5. Conclusions

The current review highlighted a broad range of individual, family, and community-level factors which may influence mental health in the context of developmental dyslexia but relatively few studies which tested associations between third factors and mental health. We identified several gaps in the literature regarding both the content (e.g., school connectedness) and methods (e.g., child perspectives on mental health) of current research and proposed recommendations for future research. Such research is needed to help to identify children who are more (or less) at risk of mental health concerns and to inform tailored mental health promotion programs for children with dyslexia.

Supplementary Materials

The following supporting information can be downloaded at:, Table S1: Source selection tool, Table S2: An example of a database search, Table S3: Summary of findings from studies included in the review.

Author Contributions

Conceptualisation and methodology, A.W., P.H., S.L. and M.B. Data curation and writing—original draft preparation, A.W. Writing—review and editing, A.W., P.H., S.L., E.H. and M.B. All authors have read and agreed to the published version of the manuscript.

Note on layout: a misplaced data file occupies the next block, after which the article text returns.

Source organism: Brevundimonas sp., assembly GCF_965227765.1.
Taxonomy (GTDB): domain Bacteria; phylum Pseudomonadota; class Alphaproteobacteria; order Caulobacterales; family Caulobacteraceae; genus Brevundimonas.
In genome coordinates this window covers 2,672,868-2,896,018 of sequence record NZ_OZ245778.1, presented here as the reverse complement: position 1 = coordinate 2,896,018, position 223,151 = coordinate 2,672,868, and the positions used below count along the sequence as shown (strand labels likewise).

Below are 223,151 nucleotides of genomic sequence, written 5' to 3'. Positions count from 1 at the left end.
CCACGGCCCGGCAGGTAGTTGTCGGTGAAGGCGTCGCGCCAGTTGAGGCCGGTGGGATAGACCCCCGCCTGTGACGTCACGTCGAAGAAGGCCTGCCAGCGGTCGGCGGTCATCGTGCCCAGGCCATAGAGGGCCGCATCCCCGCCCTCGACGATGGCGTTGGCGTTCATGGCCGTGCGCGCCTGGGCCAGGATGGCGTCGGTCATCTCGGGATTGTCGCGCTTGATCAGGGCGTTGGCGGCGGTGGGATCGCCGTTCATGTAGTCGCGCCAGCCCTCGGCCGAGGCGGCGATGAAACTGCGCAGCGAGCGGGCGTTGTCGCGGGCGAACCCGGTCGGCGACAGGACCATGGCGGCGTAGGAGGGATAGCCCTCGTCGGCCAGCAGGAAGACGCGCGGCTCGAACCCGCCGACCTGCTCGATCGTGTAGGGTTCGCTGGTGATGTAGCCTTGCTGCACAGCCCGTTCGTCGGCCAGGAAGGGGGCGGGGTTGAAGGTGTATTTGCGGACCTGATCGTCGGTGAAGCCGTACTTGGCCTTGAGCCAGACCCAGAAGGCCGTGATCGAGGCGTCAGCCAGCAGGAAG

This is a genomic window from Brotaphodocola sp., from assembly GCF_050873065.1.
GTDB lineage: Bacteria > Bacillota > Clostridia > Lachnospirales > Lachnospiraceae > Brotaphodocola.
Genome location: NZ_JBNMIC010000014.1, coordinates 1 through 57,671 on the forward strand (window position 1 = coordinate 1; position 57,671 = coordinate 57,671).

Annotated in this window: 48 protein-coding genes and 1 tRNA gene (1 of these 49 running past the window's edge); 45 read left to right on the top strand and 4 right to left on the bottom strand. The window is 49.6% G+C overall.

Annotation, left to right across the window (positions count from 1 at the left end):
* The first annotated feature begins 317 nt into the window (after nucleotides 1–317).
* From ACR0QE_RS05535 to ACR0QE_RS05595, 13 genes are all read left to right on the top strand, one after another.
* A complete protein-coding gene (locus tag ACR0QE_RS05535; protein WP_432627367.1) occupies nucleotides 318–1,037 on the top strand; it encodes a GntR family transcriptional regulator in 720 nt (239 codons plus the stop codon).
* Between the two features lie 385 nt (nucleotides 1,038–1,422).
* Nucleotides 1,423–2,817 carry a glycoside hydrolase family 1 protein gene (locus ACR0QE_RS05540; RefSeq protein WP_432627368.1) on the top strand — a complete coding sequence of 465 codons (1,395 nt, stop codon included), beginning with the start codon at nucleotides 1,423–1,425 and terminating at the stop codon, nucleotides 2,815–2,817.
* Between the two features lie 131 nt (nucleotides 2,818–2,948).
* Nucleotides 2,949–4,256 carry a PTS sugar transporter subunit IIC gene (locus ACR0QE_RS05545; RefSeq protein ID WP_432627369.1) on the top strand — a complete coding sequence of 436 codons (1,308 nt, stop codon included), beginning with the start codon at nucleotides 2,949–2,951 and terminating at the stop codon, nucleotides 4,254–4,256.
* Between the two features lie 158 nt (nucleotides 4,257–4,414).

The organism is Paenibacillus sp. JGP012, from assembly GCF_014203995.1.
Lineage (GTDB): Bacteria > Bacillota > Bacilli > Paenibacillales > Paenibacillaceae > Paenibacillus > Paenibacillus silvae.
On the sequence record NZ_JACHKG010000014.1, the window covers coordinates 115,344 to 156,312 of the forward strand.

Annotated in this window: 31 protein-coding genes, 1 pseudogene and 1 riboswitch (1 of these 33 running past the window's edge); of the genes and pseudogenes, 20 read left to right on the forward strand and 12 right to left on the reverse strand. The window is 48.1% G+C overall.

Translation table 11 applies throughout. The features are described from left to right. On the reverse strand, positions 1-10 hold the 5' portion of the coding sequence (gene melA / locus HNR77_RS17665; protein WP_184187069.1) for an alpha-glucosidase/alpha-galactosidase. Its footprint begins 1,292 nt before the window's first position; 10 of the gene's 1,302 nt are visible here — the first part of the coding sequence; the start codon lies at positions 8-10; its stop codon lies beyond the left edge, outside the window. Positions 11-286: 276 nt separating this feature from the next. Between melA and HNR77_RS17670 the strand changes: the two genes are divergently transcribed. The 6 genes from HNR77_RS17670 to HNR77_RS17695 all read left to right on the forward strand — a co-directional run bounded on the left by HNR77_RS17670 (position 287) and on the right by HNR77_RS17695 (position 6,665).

Adrienne Wilmot is supported by an Australian Government Research Training Program scholarship. Mark Boyes is supported by the National Health and Medical Research Council, Australia (Investigator Grant 1173043).

Institutional Review Board Statement

Not applicable.

Informed Consent Statement

Not applicable.

Data Availability Statement

The article is a scoping review and no data were collected.


With thanks to Sophie Haywood and Lachlan Toms for their assistance with the source selection process and the Health Sciences Librarians atCurtin University, for ongoing support throughout the review process.

Conflicts of Interest

The authors declare no conflict of interest. The funders had no role in the design of the study; in the collection, analyses, or interpretation of data; in the writing of the manuscript; or in the decision to publish the results.

Appendix A. Changes to the Protocol and Inclusion/Exclusion Criteria

  • Changes to title and objective/aim of the review: We removed the reference to “risk and protective factors” in the wording of the title and the objective/aim of the review to better reflect the broad range of studies included.
  • Changes to the inclusion/exclusion criteria: We decided to exclude studies which measured reading as a continuous variable for feasibility reasons. The focus of our review is children with developmental dyslexia rather than other types of reading difficulty (e.g., difficulty with reading comprehension). For this reason, we specified dyslexia or word reading difficulties in our inclusion criteria. Further refinement to the inclusion/exclusion process occurred by group consensus during the source selection process. Specifically, we decided to exclude studies which measured mental health specifically within the context of the COVID-19 pandemic, as well as past reviews, intervention studies, and all “cognitive” third factors such as a child’s Theory of Mind ability and their executive functioning.